Frustration can certainly undermine the user experience. I can relate to the author in that seemingly simple things can be surprisingly difficult to use. Visibility is perhaps the most important attribute of an object. Each device is unique, there may be no uniform way to use closely related devices. Because uses for similar functions can be imagined differently, it can not completely be the fault of the designer. People rely on previous knowledge that first needs to be learned when approaching an object. As mentioned the user needs to help indicate how to best interact with the device, and give feedback on what features work and don't work.

Paul Davis 1:01:25 1/24/2017

This excerpt covered a lot of interesting topics, many of them being very applicable to software development. I’ve used a lot of poorly designed pieces of software, things that struggle from things like poor feedback, bad mapping, or terrible visibility. I for the most part am able to navigate it, but there have been many times where I have had to help family members get something to work that was entirely the softwares fault. Things you should not need a CS degree to accomplish. These ideas will be great to keep in mind as we continue designing software.

Emily Hanna 1:31:02 1/24/2017

This reading was about P.O.E.T. (Psychology Of Everyday Things) and how crucial good design is to the functionality and effectiveness of not just complex devices but items we encounter in our everyday lives. There were a few principles of good design listed with examples and explanations as to how they added to good design. Some such ideas were visibility, where the functionality of a thing could be determined by visual clues; natural relationships, where an action produces an appropriate and expected response; affordability, the idea of what a thing or material can do affects how you use it. It concluded by pointing out the designer has a difficult job as they have to work to please a multitude of audiences including consumers, distributers, etc. and how there is a paradox of technology where as technology continues to be updated and add new features, devices become more complex and the usability and reliability can suffer.

Chevaughn Berry 1:48:24 1/24/2017

I think it is interesting how simplisticity really goes a long way. The reading attempts to get the reader to think about designing things like the way we use everyday things. Many of the examples showed that designing things in a simple, viewable, intuitive way was best for the user. The readings discussed concepts such as visibility, where the user can just understand how to use something by seeing it visually, and affordability, where properties of the object lends itself to user using it. It very interesting that as technology develops, the designer has to find new ways to keep the design intuitive.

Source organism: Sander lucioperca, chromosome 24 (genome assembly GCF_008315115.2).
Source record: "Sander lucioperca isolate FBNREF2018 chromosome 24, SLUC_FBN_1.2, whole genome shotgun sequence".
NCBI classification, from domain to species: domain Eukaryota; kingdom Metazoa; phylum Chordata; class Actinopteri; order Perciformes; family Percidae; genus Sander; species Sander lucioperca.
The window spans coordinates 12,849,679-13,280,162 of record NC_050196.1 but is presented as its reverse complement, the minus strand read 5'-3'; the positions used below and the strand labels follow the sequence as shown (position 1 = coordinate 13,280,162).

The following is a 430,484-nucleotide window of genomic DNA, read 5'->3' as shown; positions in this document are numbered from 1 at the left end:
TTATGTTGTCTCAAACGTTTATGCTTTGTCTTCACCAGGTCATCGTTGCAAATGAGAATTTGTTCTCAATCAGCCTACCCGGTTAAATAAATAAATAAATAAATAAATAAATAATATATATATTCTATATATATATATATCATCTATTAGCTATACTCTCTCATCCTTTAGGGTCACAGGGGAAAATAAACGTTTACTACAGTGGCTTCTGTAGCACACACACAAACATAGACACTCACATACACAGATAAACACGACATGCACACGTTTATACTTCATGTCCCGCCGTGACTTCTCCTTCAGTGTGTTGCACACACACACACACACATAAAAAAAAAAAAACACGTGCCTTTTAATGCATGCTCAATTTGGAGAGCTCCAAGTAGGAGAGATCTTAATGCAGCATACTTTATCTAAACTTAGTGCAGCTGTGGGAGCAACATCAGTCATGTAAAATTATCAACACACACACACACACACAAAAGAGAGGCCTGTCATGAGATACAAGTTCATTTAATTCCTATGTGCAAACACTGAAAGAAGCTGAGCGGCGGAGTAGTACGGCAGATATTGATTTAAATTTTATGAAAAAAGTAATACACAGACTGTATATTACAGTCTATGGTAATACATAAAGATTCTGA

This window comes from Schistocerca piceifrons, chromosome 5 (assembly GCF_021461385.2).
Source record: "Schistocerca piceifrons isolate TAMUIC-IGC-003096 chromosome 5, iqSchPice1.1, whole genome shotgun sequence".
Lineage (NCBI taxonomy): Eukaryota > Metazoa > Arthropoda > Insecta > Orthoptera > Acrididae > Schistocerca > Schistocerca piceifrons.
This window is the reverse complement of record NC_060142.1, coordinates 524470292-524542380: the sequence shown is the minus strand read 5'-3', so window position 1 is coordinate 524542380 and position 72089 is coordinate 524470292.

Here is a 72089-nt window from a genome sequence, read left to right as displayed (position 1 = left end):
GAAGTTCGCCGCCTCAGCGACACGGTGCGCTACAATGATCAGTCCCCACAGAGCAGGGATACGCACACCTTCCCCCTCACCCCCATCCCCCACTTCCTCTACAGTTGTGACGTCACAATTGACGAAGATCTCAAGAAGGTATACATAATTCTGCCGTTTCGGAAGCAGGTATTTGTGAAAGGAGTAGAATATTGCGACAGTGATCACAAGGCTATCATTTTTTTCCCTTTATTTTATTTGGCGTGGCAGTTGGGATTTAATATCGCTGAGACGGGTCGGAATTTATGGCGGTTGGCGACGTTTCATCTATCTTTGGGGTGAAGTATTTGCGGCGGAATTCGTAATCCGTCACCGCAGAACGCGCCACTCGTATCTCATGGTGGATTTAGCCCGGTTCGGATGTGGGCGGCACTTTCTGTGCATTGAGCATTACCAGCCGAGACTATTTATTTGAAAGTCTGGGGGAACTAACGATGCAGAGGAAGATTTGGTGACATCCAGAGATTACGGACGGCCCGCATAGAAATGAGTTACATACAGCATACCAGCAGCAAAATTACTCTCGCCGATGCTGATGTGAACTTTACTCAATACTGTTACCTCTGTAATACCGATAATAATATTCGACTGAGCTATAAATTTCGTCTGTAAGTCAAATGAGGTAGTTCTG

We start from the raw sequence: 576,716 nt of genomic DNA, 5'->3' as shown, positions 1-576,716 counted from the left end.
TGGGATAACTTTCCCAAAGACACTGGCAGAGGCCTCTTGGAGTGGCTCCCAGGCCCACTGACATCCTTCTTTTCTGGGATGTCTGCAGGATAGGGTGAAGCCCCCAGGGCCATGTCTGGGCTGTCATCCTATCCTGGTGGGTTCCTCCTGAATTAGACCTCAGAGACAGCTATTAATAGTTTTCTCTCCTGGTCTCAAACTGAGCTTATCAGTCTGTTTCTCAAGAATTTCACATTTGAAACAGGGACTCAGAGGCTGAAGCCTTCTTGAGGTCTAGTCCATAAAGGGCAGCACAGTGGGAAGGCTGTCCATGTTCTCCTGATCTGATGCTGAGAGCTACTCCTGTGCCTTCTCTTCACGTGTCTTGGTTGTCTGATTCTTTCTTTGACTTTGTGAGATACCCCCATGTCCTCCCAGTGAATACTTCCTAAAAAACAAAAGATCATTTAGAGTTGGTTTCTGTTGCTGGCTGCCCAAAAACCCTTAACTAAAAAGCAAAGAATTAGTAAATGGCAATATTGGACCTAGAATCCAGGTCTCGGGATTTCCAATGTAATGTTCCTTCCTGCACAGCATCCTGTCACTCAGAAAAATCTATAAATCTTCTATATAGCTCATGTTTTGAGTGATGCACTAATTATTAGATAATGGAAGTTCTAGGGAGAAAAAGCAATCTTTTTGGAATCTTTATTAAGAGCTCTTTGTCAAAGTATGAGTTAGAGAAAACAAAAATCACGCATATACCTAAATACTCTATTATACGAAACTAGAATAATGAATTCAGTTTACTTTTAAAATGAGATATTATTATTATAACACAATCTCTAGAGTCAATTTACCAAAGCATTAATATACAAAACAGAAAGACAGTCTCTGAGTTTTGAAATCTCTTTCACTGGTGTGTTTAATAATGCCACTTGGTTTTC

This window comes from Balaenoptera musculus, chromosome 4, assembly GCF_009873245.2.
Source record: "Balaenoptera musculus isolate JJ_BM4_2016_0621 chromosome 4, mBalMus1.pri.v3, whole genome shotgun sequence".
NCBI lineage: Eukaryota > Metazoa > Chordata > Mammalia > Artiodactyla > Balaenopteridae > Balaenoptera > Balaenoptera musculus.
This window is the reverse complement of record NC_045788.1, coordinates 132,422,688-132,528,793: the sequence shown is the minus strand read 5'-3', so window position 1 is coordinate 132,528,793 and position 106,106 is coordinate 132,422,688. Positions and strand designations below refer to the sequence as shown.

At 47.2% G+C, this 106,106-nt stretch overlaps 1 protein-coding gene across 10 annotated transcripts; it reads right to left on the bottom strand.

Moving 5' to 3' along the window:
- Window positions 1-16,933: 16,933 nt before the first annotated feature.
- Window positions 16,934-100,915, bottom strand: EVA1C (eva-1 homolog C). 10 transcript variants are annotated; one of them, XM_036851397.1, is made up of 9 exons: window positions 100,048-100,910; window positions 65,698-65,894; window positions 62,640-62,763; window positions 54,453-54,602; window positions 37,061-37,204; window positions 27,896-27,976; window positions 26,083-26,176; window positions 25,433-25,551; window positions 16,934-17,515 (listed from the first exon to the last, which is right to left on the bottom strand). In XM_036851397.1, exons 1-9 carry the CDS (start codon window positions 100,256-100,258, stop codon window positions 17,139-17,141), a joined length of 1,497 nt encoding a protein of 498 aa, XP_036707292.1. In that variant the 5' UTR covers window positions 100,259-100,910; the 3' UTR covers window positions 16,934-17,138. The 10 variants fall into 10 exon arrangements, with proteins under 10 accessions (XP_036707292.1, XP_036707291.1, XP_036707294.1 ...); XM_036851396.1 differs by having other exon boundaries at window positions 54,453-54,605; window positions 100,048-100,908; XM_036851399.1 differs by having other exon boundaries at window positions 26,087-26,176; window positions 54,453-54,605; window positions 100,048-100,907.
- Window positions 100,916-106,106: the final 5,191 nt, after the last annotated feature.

Sakae Nakahara 8:30:14 1/24/2017

I think the design principles brought up in the reading are interesting to look at when applied to the most iconic, modern piece of technology: the smartphone. A major piece of most, if not all, smartphones is the touch screen which allows you to apply pressure on certain areas of the screen itself, as if it were a control. This seems to play into a mentioned design pitfall about how one control has too many functions leading to arbitrary mapping. However, touch screens have an advantage the others did not. Because it is also a display screen, it has an ever-shifting label allowing a user to understand what function is being accessed, and displays immediate feedback when a function is accessed. The principle of conceptual modeling is harder to evaluate. Despite the name, its function for all intents and purposes is that of a miniature computer. The general model that people have for a computer is that you can do anything just by clicking and typing; it'll do what the screen tells you it'll do. That said, smartphones also have their design flaws, many of which it adopted from traditional computers. One such is that the label for a function can be ambiguous to a user unfamiliar with the concept. I imagine not everyone who has a smartphone knows what Bluetooth is. There are also some external controls which still hold multiple functionality, such as the power button also able to shut down or restart the phone by holding the button.

Colin Schultz 8:36:50 1/24/2017

I found it interesting how much thought can go into the design of a door. More so, people can screw up designs of doors. It seems obvious how to make a good door, but I guess it's not as easy as it seems. Like the author said, it comes down to visibility. The correct parts must be visible, and the correct parts must convey the right message visibility, correct parts must be visible and they must convey the right message.

Anthony Tummillo 8:42:40 1/24/2017

I really enjoyed this chapter of POET; It used very easily understandable and relatable examples of good and bad product design. I have experienced many of the same troubles that the author pointed out with telephone systems and I have also appreciated many of the naturally-mapped controls in modern automobiles. The chapter ended with an incredibly thought provoking example assignment relating to developing a clock radio with a large list of features and I felt that it perfectly illustrated the Paradox of Technology. In all the designs I imagined while reading I could not think of one that did not increase the complexity of the device as more features were added.